• Gordon EJ, Amomicronrtegui D, Blancas I, Wicklund C, Friedewald J, Sharp RR. African American living Donors' attitudes about APOL1 genetic testing: a mixed methods study. Am J Kidney Dis. 2018;72(6):819–33 This is an important paper describing AA living donors' attitudes about APOL1 genetic testing. CrossRefGoogle Scholar
  40. 40.
    • Gordon EJ, Wicklund C, Lee J, Sharp RR, Friedewald J. A national survey of transplant surgeons and nephrologists on implementing Apolipoprotein L1 ( APOL1) genetic testing into clinical practice. Prog Transplant. 2018:1526924818817048 This is an important article describing physicians' practices and perspectives on APOL1 testing in living kidney donation. Google Scholar
  41. 41.
    Freedman BI, Moxey-Mims M. The APOL1 long-term kidney transplantation outcomes network-APOLLO. Clin J Am Soc Nephrol. 2018;13(6):940–2.CrossRefGoogle Scholar
  42. 42.
    •• Ross LF, Thistlethwaite JR Jr. Introducing genetic tests with uncertain implications in living donor kidney transplantation: ApoL1 as a case study. Prog Transplant. 2016;26(3):203–6 This is a very interesting article which provides an ethical analysis of different options for APOL1 genetic testing in living donor kidney transplantation. CrossRefGoogle Scholar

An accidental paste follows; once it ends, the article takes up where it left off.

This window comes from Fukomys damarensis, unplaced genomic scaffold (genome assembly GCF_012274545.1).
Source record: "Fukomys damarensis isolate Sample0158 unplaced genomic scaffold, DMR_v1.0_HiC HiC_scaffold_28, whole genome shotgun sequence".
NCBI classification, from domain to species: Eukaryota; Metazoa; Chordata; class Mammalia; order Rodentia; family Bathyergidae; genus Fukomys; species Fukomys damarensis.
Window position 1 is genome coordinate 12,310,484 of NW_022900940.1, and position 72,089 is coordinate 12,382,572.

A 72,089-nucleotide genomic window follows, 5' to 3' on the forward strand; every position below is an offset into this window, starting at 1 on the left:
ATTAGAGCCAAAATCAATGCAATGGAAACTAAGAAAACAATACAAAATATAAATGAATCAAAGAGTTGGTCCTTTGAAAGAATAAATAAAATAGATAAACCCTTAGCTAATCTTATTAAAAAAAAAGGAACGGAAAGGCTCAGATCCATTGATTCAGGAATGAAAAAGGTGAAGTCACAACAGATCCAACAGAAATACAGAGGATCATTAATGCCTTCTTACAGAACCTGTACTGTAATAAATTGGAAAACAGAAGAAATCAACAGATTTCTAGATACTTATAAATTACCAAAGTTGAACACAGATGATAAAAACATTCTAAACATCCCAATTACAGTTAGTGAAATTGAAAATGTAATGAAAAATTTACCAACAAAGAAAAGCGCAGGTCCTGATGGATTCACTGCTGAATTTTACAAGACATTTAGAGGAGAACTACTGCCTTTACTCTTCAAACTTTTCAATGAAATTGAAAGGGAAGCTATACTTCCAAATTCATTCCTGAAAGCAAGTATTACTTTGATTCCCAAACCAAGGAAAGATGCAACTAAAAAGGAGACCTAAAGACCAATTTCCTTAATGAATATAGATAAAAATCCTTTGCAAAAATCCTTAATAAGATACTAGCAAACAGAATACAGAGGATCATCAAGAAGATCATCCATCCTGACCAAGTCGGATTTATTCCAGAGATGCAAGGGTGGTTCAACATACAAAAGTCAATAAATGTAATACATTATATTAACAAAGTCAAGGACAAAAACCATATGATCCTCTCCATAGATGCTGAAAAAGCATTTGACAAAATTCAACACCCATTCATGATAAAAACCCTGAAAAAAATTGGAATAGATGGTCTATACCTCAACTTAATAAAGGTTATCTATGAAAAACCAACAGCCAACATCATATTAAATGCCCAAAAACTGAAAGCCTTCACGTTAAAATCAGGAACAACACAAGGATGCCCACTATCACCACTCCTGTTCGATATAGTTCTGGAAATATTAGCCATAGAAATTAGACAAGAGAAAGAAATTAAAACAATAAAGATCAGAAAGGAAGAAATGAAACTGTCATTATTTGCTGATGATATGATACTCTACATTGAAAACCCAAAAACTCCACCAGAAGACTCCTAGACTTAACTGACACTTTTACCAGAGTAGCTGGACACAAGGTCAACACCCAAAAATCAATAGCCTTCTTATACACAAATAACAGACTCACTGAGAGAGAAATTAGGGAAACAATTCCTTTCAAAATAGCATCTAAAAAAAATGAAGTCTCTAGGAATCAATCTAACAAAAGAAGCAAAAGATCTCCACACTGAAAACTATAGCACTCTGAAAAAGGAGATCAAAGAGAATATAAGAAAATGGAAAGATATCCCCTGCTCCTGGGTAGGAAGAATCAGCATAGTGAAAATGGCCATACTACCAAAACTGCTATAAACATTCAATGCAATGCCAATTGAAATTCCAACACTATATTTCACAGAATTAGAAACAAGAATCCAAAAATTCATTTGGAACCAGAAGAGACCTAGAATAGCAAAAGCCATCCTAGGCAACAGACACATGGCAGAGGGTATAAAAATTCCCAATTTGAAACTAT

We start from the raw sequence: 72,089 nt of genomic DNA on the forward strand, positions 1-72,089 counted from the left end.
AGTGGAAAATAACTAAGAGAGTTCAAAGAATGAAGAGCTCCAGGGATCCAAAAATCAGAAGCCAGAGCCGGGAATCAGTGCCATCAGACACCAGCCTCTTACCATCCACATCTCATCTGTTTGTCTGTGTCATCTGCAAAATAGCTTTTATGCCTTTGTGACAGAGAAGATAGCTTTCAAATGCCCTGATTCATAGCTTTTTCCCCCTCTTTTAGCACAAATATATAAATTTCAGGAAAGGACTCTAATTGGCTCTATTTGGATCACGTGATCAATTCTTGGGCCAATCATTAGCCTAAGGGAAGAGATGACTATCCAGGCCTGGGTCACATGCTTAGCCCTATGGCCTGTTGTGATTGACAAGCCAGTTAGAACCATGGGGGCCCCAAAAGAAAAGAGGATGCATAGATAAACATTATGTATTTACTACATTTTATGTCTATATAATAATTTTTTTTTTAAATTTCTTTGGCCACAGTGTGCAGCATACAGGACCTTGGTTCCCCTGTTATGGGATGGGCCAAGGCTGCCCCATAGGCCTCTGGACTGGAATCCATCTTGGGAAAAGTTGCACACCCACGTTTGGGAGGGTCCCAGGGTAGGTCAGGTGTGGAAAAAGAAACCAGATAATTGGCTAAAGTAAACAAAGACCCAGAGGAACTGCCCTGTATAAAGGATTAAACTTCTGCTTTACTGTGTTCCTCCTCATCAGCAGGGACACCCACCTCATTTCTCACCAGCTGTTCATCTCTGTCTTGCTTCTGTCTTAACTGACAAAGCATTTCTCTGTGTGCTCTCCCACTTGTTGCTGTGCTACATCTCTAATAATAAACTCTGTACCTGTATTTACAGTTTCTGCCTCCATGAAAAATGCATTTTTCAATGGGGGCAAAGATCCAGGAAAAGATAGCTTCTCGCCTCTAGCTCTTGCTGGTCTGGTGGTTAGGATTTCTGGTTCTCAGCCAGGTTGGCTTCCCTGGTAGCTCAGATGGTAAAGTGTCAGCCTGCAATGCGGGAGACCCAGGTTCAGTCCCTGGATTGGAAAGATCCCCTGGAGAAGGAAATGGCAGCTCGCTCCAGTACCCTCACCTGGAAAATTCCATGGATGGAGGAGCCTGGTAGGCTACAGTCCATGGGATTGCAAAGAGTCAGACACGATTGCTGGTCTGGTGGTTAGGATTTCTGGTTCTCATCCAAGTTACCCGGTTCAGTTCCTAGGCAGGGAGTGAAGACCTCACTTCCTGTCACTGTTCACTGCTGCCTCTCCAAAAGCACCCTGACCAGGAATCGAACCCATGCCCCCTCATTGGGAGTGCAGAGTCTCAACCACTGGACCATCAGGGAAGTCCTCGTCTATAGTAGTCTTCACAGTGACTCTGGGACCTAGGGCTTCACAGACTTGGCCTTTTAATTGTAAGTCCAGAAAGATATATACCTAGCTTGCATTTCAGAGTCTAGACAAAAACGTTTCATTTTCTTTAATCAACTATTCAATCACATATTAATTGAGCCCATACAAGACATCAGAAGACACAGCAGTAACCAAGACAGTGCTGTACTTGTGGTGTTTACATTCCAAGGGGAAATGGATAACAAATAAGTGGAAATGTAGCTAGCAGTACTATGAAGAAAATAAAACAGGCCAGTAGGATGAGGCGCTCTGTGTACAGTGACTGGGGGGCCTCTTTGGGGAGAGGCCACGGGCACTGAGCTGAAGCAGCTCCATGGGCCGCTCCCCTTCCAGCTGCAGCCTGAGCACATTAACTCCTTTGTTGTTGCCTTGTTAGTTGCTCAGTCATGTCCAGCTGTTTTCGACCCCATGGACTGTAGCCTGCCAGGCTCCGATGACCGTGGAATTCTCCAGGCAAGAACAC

43. 43.
    Edwards A, Elwyn G. Shared decision-making in health care: achieving evidence-based patient choice. Oxford: Oxford University Press; 2009. 414 pGoogle Scholar
  44. 44.
    Purnell TS, Luo X, Cooper LA, Massie AB, Kucirka LM, Henderson ML, et al. Association of race and ethnicity with live donor kidney transplantation in the United States from 1995 to 2014. JAMA. 2018;319(1):49–61.CrossRefGoogle Scholar

Copyright information

© Springer Nature Switzerland AG 2019

Authors and Affiliations

  • Virginie Vallée Guignard
    • 1
  • Marie-Chantal Fortin
    • 1
    • 2
    • 3
    Email author
  1. 1.Faculty of MedicineUniversité de MontréalMontréalCanada
  2. 2.Centre de recherche du Centre hospitalier de l’Université de Montréal (CRCHUM)MontréalCanada
  3. 3.Canadian Donation and Transplant Research ProgramEdmonton in AlbertaCanada

Personalised recommendations